Eric Van Lustbader, |
Mistress of the Pearl
I have been a fan of author Eric Van Lustbader since the 1980s. He has probably published two dozen novels (at least). The best revolve around the character Nicholas Linnear, first introduced in The Ninja. The most bizarre (in my opinion) are the fantasy-based Sunset Warrior series. Recently, Eric penned the latest Jason Bourne novel, The Bourne Legacy, a series brought to life by the late Robert Ludlum.
I have not kept up with Eric's writing in the last couple of years, so it was a pleasant surprise to find out he was releasing the third title in a series of sci-fi/fantasy books known as The Pearl Saga. Mistress of the Pearl is set on the world of Kundala. The inhabitants believe their world was created by the goddess Miina with the help of dragons. Over the eons, Kundalan society suppressed technological progress such that it would not override their spiritual connection with their religion. Kundala is a place where magic is an every day part of life. And dragons really do exist.
Contrast that to the spacefaring invading V'ornn. This race has eschewed religion in favor of the magic behind technology. The V'ornn are an aggressive race so immersed in technology that many of them are part machine. I was reminded of the Borg of Star Trek fame, except that the V'ornn have individual personalities versus a hive mentality. The V'ornn have been ruling Kundala for generations. Why the invasion? I don't know. That is not explained in this novel. I can only guess that they view themselves as conquerors of all they come across.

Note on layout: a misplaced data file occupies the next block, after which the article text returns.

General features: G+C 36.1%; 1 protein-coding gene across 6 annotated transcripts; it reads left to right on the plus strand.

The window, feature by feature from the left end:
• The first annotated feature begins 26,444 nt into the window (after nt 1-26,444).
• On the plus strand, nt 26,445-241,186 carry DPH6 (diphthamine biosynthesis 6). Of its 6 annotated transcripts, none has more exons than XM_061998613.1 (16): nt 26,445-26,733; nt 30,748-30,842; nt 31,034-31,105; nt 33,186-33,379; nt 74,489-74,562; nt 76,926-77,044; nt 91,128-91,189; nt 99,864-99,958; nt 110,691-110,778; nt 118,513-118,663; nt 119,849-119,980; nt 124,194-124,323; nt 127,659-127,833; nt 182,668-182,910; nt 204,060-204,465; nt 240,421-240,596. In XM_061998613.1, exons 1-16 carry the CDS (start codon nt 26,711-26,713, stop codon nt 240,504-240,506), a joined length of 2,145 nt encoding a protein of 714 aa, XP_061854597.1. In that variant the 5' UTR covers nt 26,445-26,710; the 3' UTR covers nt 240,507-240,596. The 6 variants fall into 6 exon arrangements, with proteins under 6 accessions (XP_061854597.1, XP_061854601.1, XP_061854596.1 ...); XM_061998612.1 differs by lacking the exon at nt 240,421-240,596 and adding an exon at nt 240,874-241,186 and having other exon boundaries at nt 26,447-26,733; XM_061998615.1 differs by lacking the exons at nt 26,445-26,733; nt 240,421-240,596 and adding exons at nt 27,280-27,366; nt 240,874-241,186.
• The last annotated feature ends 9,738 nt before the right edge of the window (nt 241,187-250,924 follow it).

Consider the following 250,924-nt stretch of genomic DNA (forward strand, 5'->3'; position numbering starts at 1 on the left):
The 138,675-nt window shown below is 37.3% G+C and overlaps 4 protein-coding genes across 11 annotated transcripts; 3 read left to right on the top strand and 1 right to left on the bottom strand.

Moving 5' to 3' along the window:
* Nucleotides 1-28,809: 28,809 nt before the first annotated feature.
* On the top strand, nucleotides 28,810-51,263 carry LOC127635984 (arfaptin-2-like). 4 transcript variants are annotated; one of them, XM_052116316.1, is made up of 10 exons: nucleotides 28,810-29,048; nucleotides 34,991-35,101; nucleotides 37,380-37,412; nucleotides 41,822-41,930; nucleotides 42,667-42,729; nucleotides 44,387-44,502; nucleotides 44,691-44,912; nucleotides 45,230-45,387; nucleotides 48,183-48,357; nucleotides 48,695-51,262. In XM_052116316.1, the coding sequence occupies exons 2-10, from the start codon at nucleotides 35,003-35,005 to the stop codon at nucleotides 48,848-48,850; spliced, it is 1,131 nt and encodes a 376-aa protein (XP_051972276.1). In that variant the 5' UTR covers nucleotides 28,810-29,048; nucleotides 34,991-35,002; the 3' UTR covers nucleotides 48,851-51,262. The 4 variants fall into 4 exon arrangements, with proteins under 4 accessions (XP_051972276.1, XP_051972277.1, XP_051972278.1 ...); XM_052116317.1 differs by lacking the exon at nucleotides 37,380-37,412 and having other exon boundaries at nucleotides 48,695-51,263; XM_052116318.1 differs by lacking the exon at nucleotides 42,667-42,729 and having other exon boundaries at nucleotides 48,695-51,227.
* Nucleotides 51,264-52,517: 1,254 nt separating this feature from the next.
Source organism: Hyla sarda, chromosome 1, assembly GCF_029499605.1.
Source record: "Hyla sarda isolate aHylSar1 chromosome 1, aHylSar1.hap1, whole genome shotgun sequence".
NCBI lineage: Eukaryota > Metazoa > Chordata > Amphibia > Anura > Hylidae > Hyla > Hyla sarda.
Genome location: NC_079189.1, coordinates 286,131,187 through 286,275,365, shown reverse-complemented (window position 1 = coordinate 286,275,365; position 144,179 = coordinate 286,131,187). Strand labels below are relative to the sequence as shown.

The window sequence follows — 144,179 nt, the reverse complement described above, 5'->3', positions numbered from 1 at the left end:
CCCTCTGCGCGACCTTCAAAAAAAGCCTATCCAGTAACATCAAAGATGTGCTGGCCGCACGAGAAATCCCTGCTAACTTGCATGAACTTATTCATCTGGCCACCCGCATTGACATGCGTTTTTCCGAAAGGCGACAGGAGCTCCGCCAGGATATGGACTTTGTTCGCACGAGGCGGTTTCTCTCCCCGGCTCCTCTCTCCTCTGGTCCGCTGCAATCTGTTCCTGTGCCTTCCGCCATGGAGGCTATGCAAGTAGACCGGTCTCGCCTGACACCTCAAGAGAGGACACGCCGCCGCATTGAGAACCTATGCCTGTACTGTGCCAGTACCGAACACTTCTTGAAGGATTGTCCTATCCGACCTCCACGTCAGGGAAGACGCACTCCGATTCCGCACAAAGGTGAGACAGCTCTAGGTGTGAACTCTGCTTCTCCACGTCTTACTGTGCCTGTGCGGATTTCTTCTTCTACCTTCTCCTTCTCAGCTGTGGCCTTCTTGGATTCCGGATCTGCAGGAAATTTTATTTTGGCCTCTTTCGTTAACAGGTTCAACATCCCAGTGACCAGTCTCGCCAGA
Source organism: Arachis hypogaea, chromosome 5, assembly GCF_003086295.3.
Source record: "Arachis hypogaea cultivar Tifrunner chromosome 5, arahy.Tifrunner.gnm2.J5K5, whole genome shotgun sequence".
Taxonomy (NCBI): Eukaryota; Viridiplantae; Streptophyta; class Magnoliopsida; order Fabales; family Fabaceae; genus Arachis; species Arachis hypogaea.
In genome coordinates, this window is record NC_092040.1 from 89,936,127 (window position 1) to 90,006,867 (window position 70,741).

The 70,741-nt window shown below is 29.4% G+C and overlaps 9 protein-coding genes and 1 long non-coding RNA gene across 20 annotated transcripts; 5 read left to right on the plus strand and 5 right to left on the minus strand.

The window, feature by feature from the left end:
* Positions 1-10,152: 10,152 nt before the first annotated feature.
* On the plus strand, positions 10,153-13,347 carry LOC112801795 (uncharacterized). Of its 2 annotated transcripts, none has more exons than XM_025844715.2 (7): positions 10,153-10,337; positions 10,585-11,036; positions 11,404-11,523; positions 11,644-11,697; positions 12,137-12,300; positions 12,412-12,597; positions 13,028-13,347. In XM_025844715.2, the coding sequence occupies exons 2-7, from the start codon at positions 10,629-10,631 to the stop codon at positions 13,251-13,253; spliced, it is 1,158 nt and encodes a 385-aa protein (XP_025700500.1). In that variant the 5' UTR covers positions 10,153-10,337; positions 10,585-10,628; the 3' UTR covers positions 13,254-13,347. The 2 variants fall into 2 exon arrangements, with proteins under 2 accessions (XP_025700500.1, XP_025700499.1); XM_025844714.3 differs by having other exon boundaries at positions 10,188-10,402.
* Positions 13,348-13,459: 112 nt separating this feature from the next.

The indigenous inhabitants of the planet have a prophecy that a savior, the Dar Sala-at, will release them from their oppressors. This novel focuses on Riane, this messiah, whose female body also acts as host to the spirit of a V'ornn male of noble birth. Over the course of just under 600 pages, Eric will take you on a wild adventure as Kundala fights V'ornn and both sides also have their own civil wars of sorts.
I generally enjoy Eric Van Lustbader's writing style and this story was no exception. The author has a knack for writing fighting sequences that maintain your attention. Unfortunately, I did have some problems with this book. To begin with, since I jumped in to the saga with the third installment, I lacked a proper vocabulary to easily follow the plot. With words such as "Khagggun," "Stogggul," "Sarakkon," "Mesagggun," "Kalllistotos," "warrnixx" and the like, I wondered if Eric's keyboard kept getting stuck. I often felt like I was reading a novel in a foreign language in which I was only 80 percent fluent. Also, without the proper background, I was often confused about who was fighting who and why (even if I did enjoy the scenes). Furthermore, there was mention of another spacefaring race known as the Centophennni. I know they are mortal enemies of the V'ornn, but I am at a loss as to why they are mentioned throughout the book. Either they showed up in the first two novels (The Veil of a Thousand Tears and The Ring of Five Dragons) or this is some foreshadowing of what might be coming in future novels.
Eric Van Lustbader is a better novelist than most. He has the ability to switch between contemporary settings, science fiction, fantasy, spirituality and a combination thereof. Eric and his wife have lived on Long Island, New York, for a couple of decades. He has a degree in sociology and besides writing has had careers in elementary education and the music business (as a music critic). As far as Mistress of the Pearl is concerned, if you like his writing style, you will not be disappointed. However, I would start at the beginning of the saga. The dust jacket suggests that one can jump right in with book 3. I strongly disagree.